Ted Guice found his over-50 paradise with the thousands of retirees in sunny Palm Springs, California.
Ted’s been working as a trainer there for years, leading a popular “boot camp-aerobics” style workout class.
When the pandemic hit, he took it outside and offered it to the general public for free. And now, as California lifts restrictions and gets back to normal, he’s planning to continue the 50-minute sessions he offered each weekday morning in a city park.
“Palm Springs is such a vibrant place and it’s filled with all of us Baby Boomers,” says Ted, 64. “Across the country, people definitely need to be getting outside this summer.”
That’s one of the many lessons about fitness over 50 that Ted offers to anyone, anywhere.
Fitness for Active Retirement
Ted makes everyone feel welcome, regardless of fitness level or ability. So everyone gets a good workout with a friendly group of people supporting each other.
“Some people retire here and think that’s enough for a healthy lifestyle,” says Ted. “But then they get complacent and sit by the pool and enjoy their food, and before you know it, they find it doesn’t work that way.”
Like active retirement centers everywhere, Palm Springs is full of older people enjoying golf, tennis, hiking, and pickleball.
Many retirees are gym members. Ted has found that people in retirement need structure to their day and consistent means of finding social interaction.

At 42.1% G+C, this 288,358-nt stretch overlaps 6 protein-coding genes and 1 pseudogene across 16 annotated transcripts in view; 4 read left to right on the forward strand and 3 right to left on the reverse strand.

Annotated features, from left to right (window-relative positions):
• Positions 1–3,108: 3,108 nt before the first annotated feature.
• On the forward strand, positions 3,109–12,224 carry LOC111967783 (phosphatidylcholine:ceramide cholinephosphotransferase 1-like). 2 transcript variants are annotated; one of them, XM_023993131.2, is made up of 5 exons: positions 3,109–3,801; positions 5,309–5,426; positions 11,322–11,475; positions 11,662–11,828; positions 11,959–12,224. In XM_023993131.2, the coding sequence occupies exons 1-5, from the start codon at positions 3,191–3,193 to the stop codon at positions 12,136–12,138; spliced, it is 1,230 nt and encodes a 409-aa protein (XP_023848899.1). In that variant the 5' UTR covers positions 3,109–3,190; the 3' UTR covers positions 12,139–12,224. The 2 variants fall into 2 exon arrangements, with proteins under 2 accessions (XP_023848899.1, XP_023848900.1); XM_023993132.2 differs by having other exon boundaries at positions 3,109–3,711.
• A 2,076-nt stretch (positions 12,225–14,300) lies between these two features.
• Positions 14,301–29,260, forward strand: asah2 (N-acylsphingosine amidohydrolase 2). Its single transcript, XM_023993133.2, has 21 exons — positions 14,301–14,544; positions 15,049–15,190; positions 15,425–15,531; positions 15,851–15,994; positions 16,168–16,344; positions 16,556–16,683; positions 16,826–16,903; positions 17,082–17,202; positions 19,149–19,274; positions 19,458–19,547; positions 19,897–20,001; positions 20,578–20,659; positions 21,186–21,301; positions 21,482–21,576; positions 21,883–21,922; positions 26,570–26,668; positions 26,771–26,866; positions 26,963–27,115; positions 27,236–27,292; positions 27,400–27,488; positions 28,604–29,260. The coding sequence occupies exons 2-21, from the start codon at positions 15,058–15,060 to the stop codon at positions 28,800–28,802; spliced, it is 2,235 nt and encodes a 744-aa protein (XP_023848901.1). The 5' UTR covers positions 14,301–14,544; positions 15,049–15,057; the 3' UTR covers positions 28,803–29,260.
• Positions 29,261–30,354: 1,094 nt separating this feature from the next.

Exercise meets both needs, no matter where you are.
“We started with about 20 people more than a year ago,” he says. “People showed up, and it just built from there. Now in the summer months, we average 45 to 50 people, and during the season it’s 70 to 80 each morning.
“You work out at your own pace. I tell everybody to challenge themselves but take good care of themselves. It’s a lot of fun and a great workout. Every once in a while, we get some muscular young men who come by, and they are always surprised.”
Start Slow, Find a Friend
We want mature adults to get back to moving their bodies, indoors or out. Here’s some more good advice from Ted.
- “People say, ‘I can’t go to a gym because I’m not fit enough.’ But if you start slow, challenge yourself, and give yourself four to six weeks, you’ll start noticing some real changes in strength, mobility, and coordination.”
- “You have to ask for help. And if you don’t find it in the first place, then look somewhere else.”
- “Find a buddy. Find supportive relationships.”
- “Getting outdoors can improve your whole attitude and open you up to new possibilities.”
Locally, we’re seeing a return to fitness after the pandemic sidelined so many of us. It gave us time to think about our values and goals, and people know more than ever the value of a healthy lifestyle.
So, come talk to us. We can’t wait to show you the fun, inspiring methods we have for helping you enjoy your best life.
Holly Kouvo is a personal trainer, functional aging specialist, senior fitness specialist, brain health trainer, writer, and speaker.